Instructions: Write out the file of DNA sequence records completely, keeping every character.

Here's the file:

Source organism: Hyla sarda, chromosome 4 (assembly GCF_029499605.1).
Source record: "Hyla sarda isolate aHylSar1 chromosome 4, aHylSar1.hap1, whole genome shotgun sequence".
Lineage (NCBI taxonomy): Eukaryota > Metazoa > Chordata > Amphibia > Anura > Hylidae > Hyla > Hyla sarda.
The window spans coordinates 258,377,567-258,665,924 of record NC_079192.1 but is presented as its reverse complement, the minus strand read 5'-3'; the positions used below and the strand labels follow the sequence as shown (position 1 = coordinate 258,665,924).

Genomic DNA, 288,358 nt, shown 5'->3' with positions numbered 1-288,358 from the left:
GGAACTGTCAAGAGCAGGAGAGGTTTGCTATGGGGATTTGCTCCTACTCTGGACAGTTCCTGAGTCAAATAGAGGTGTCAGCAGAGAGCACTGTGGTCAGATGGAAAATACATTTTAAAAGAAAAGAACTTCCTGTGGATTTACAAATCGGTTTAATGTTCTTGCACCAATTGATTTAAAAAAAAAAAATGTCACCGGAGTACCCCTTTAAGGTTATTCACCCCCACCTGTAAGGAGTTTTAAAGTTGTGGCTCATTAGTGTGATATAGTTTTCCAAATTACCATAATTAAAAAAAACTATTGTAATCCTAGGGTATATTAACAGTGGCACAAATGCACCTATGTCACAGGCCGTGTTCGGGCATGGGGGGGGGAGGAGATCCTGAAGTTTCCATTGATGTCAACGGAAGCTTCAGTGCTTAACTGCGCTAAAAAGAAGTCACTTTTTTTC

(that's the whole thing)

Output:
Source organism: Hyla sarda, chromosome 4 (assembly GCF_029499605.1).
Source record: "Hyla sarda isolate aHylSar1 chromosome 4, aHylSar1.hap1, whole genome shotgun sequence".
Lineage (NCBI taxonomy): Eukaryota > Metazoa > Chordata > Amphibia > Anura > Hylidae > Hyla > Hyla sarda.
The window spans coordinates 258,377,567-258,665,924 of record NC_079192.1 but is presented as its reverse complement, the minus strand read 5'-3'; the positions used below and the strand labels follow the sequence as shown (position 1 = coordinate 258,665,924).

Genomic DNA, 288,358 nt, shown 5'->3' with positions numbered 1-288,358 from the left:
GGAACTGTCAAGAGCAGGAGAGGTTTGCTATGGGGATTTGCTCCTACTCTGGACAGTTCCTGAGTCAAATAGAGGTGTCAGCAGAGAGCACTGTGGTCAGATGGAAAATACATTTTAAAAGAAAAGAACTTCCTGTGGATTTACAAATCGGTTTAATGTTCTTGCACCAATTGATTTAAAAAAAAAAAATGTCACCGGAGTACCCCTTTAAGGTTATTCACCCCCACCTGTAAGGAGTTTTAAAGTTGTGGCTCATTAGTGTGATATAGTTTTCCAAATTACCATAATTAAAAAAAACTATTGTAATCCTAGGGTATATTAACAGTGGCACAAATGCACCTATGTCACAGGCCGTGTTCGGGCATGGGGGGGGGAGGAGATCCTGAAGTTTCCATTGATGTCAACGGAAGCTTCAGTGCTTAACTGCGCTAAAAAGAAGTCACTTTTTTTC